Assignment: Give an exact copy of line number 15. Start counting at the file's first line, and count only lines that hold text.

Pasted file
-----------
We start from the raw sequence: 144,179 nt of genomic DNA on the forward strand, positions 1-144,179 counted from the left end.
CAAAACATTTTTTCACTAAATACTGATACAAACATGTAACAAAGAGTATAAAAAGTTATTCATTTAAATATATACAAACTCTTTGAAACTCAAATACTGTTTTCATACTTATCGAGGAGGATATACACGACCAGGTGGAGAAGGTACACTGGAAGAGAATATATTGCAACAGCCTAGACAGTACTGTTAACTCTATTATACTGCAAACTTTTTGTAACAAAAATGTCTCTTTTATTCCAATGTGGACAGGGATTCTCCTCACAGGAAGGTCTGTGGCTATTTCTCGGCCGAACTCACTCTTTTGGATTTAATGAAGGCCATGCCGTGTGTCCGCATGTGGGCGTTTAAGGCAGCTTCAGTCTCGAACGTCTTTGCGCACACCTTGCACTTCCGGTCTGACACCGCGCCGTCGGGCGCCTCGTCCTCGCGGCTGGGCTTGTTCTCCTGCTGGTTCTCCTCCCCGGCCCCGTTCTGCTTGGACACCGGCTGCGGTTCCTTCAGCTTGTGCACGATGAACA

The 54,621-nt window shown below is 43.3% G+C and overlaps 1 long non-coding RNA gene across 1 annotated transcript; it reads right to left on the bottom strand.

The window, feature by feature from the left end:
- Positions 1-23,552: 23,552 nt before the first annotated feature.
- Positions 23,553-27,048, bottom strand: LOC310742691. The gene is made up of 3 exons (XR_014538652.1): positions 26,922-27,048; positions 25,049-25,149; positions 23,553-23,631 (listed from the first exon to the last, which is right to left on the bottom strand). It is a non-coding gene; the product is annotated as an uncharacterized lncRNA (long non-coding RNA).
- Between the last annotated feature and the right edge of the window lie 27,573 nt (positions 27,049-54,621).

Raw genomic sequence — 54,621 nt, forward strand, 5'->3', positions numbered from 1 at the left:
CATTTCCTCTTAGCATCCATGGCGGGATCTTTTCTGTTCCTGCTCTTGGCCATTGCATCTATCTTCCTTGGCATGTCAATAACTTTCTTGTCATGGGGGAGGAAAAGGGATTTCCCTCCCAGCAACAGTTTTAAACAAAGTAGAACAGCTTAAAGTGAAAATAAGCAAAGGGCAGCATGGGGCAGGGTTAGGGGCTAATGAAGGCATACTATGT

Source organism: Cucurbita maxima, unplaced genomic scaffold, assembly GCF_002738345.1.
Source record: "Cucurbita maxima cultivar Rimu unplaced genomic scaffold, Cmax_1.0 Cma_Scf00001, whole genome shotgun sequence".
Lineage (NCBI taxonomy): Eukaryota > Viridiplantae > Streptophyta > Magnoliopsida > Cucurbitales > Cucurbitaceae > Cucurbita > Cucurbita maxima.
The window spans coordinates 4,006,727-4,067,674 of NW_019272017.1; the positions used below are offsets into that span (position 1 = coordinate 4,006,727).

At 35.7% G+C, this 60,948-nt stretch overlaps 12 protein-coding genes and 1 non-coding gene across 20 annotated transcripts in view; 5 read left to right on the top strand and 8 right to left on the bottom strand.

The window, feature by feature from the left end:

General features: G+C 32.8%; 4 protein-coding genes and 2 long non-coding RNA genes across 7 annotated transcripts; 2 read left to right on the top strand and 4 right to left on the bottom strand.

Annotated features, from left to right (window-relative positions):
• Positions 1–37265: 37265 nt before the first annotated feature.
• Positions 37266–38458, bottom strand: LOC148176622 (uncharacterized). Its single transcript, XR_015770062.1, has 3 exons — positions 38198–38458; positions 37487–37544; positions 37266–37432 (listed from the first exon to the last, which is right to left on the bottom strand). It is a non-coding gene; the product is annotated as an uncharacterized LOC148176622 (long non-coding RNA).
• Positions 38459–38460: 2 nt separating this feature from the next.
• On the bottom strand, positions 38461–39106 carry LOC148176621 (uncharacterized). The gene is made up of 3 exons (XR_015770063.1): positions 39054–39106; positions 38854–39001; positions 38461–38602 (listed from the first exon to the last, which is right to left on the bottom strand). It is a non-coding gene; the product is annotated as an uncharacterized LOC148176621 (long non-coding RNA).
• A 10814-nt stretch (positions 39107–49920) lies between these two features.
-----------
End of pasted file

The window, feature by feature from the left end: